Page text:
What I object to is the attitude that seems to indicate if one is a stellar graduate or undergraduate in a chosen major, then one can teach without much attention paid to the art of pedagogy.  I will come right out with it – I vehemently disagree. It is insulting to assume that, the process, the science, the art of teaching seems so unvalued. A search of TFA’s website shows a “training schedule” in the range of 4-6 weeks. From the perspective of a person who spent 4 years undergraduate, 1 year graduate, countless house in pre-practicums and observations, the message seems clear: anyone can teach and we’ll show you how in 6 weeks or less.

So why do I care? Well, recently I read a post on a professional list that I subscribe to indicating that the legislative aides of many of our members of Congress are TFA alumni. If that is true – currently I’m researching that using Members’ staff lists and Linkedin profiles – then it will be no wonder that educators and education are under-valued and looked down upon.

Stay tuned for future posts.

What IS Important to Elementary Kids


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The Daily Five Tip of the Week had a wonderful cover story this week. In it, Lori Sabo writes about the lasting impact Joan Moser had on a former first grader, recent high school graduate. In the end, the former student describes her current self through the books she loves.

IMG_0190Beyond the well-deserved thanks that Joan received I think is a far more important message to all who work with elementary students. What matters to elementary kids, what they will take away, is a love of learning.

Clearly, Joan’s former student learned to love to read, not from the rigor of the Common Core (which was not part of our educational landscape 12 year ago), but through the nurturing environment created within the walls of the classroom. That environment included coaching this student through some reading challenges, instilling a sense of confidence and independence, and creating a safe and relaxing physical space to learn.

Planning for the upcoming year will inevitably include achievement data and plans for improvement. And there will be pressure to meet incredibly (ridiculously) rigorous curricula. But, hopefully, it will also include some serious thought given to what’s important – really important – to elementary students. A place and a space in which to learn to love learning.

A Chilling Story of Coaching Gone Wrong


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Have you read this tale of horrors published in Edushyster? Amy Berard’s post “I Am Not Tom Brady“, published on July 22, tells of how her school and school district contracted with a group of consultants to improve student engagement and teacher performance. Make that, mostly “improve” teacher performance.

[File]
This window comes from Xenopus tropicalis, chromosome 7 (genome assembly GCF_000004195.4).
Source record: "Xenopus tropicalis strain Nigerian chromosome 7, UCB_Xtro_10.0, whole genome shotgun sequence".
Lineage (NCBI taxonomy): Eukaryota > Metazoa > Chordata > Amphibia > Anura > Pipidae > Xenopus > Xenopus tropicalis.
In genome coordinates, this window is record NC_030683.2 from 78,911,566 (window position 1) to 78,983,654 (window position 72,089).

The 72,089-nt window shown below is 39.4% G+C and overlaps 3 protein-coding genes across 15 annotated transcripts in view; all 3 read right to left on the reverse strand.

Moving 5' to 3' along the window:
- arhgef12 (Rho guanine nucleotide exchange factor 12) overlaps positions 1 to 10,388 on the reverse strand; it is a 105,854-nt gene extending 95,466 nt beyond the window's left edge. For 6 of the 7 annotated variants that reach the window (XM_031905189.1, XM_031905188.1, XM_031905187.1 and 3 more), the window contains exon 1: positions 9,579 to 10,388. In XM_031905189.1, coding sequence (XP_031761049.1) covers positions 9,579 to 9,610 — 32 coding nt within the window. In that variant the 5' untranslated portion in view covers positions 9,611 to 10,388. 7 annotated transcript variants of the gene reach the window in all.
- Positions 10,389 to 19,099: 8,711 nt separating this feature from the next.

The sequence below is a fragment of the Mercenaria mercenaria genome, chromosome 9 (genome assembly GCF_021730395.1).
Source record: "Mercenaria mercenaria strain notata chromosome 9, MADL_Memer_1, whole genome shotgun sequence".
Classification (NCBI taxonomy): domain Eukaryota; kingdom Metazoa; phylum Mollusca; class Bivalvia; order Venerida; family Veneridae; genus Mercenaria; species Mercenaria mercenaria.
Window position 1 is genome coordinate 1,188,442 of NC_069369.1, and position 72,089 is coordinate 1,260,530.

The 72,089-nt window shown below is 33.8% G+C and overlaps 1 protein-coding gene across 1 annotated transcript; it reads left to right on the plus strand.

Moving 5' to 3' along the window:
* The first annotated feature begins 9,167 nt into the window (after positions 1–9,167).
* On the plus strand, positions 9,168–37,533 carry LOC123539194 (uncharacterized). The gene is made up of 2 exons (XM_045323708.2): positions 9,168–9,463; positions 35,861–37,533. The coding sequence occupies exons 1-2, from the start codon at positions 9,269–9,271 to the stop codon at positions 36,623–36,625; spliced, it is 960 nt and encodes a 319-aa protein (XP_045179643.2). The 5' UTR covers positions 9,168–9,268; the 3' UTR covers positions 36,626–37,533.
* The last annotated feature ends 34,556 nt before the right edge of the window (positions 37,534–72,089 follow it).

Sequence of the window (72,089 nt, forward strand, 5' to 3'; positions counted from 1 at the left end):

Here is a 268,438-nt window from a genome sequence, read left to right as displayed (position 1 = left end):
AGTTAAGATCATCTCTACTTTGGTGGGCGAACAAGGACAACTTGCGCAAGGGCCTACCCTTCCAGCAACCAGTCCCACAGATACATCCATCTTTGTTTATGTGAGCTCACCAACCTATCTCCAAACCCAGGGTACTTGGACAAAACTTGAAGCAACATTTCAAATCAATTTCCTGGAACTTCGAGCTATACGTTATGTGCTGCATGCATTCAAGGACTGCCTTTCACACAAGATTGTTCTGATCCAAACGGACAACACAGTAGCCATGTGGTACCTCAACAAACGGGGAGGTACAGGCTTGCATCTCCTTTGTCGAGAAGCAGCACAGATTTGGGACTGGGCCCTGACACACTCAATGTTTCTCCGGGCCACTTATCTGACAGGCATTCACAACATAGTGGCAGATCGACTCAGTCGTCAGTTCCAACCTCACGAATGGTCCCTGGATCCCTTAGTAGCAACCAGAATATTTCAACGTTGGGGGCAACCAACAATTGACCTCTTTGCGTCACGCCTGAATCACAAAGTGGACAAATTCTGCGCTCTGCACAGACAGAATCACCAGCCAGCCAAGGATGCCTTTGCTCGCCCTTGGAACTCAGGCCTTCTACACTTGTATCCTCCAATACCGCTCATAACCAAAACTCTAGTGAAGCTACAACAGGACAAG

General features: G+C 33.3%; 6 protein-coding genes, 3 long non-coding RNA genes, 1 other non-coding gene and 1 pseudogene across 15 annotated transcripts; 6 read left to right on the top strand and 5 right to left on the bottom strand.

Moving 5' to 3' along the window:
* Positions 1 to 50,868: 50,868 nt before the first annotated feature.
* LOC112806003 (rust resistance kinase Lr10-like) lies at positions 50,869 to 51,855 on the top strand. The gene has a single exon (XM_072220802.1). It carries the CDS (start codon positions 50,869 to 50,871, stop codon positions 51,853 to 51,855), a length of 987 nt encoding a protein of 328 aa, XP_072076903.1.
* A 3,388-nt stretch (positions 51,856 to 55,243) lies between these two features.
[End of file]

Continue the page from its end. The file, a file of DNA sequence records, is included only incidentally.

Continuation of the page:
Picture an experienced teacher being “coached” by 3 experts huddled around a walkie talkie in the back of the classroom. That’s right, this Handwriting the Listis coaching, school improvement style.  Because if your school or district is targeted for improvements, there must be money for consultants – you know, consultants who have never taught, or are trying out their latest graduate school theory or something they heard from the TV experts filling afternoon airwaves.

The group Ms. Berard posts about is from the Center for Transformational Teacher Training and the program – get this – is “No Nonsense Nurturing“.

I don’t know, nor do I care, what the qualifications of the three people “coaching” Ms. Berard might have been, but I know this. Lawrence, like Lowell, has a very high population of students for whom English is not their native language. A teacher  speaking in phrases and incomplete sentences with robotic monotone is poor practice and modeling for English acquisition. And what can “no nonsense nurturing” offer? Nurturing without nonsense? What can that possibly mean?

Because of high poverty levels, which, by the way, will not be fixed by employing teachers who speak like robots, urban school districts often are targets of these types of programs. Peter Greene writes of the dangers of using canned programs such as the  one described in Amy Berard’s post in the Human-Proof Classroom. (You may need to register with Education Week – free – to see the whole text). Is this the education that our urban students need or deserve? Since when is a teacher making an emotional connection with students, especially impoverished and difficult-to-reach kids, an undesired outcome?

There are so many wrongs here. The simple fact that private, money-scavaging “consultants” are empowered to find cash flow in urban districts by offering outrageous programs such as this one, should alarm everyone.

And if you think it can’t happen in your own school or district, think again. Amy Berard’s tale of coaching gone wrong hits pretty close to home – literally. Lawrence, MA, a school district under state receivership, is a quick 15 miles from where I live and where I taught in Lowell, MA. Be vigilant.